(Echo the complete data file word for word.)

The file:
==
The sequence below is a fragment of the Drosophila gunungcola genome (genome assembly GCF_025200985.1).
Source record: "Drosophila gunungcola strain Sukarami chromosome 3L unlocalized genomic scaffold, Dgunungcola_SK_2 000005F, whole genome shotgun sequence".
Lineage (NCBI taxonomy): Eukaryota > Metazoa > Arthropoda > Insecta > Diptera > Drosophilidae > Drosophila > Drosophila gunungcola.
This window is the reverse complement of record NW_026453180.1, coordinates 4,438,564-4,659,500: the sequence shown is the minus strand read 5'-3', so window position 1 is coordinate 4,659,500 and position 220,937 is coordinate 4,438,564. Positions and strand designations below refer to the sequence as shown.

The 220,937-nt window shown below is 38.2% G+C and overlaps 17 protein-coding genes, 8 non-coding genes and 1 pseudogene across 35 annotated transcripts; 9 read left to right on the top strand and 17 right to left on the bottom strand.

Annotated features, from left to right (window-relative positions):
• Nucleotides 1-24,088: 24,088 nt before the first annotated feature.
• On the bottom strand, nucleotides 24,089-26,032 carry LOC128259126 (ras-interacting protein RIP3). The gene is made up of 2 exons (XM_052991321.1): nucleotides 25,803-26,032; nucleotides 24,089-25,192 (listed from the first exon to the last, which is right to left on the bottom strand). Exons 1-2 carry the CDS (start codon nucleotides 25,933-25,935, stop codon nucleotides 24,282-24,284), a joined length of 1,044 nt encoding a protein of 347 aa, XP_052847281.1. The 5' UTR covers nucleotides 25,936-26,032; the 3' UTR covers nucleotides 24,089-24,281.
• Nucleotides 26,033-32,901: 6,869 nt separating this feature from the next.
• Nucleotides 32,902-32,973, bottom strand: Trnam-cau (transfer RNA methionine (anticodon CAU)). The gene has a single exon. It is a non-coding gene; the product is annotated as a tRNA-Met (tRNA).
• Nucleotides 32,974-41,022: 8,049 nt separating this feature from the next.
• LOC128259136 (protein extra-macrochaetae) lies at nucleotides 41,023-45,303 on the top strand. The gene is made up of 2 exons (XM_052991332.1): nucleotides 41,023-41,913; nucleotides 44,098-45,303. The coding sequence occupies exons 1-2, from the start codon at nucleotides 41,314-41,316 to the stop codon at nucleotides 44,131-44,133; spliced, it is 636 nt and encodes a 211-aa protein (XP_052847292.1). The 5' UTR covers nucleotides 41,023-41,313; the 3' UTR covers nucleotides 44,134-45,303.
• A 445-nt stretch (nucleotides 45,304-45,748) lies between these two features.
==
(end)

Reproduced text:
The sequence below is a fragment of the Drosophila gunungcola genome (genome assembly GCF_025200985.1).
Source record: "Drosophila gunungcola strain Sukarami chromosome 3L unlocalized genomic scaffold, Dgunungcola_SK_2 000005F, whole genome shotgun sequence".
Lineage (NCBI taxonomy): Eukaryota > Metazoa > Arthropoda > Insecta > Diptera > Drosophilidae > Drosophila > Drosophila gunungcola.
This window is the reverse complement of record NW_026453180.1, coordinates 4,438,564-4,659,500: the sequence shown is the minus strand read 5'-3', so window position 1 is coordinate 4,659,500 and position 220,937 is coordinate 4,438,564. Positions and strand designations below refer to the sequence as shown.

The 220,937-nt window shown below is 38.2% G+C and overlaps 17 protein-coding genes, 8 non-coding genes and 1 pseudogene across 35 annotated transcripts; 9 read left to right on the top strand and 17 right to left on the bottom strand.

Annotated features, from left to right (window-relative positions):
• Nucleotides 1-24,088: 24,088 nt before the first annotated feature.
• On the bottom strand, nucleotides 24,089-26,032 carry LOC128259126 (ras-interacting protein RIP3). The gene is made up of 2 exons (XM_052991321.1): nucleotides 25,803-26,032; nucleotides 24,089-25,192 (listed from the first exon to the last, which is right to left on the bottom strand). Exons 1-2 carry the CDS (start codon nucleotides 25,933-25,935, stop codon nucleotides 24,282-24,284), a joined length of 1,044 nt encoding a protein of 347 aa, XP_052847281.1. The 5' UTR covers nucleotides 25,936-26,032; the 3' UTR covers nucleotides 24,089-24,281.
• Nucleotides 26,033-32,901: 6,869 nt separating this feature from the next.
• Nucleotides 32,902-32,973, bottom strand: Trnam-cau (transfer RNA methionine (anticodon CAU)). The gene has a single exon. It is a non-coding gene; the product is annotated as a tRNA-Met (tRNA).
• Nucleotides 32,974-41,022: 8,049 nt separating this feature from the next.
• LOC128259136 (protein extra-macrochaetae) lies at nucleotides 41,023-45,303 on the top strand. The gene is made up of 2 exons (XM_052991332.1): nucleotides 41,023-41,913; nucleotides 44,098-45,303. The coding sequence occupies exons 1-2, from the start codon at nucleotides 41,314-41,316 to the stop codon at nucleotides 44,131-44,133; spliced, it is 636 nt and encodes a 211-aa protein (XP_052847292.1). The 5' UTR covers nucleotides 41,023-41,313; the 3' UTR covers nucleotides 44,134-45,303.
• A 445-nt stretch (nucleotides 45,304-45,748) lies between these two features.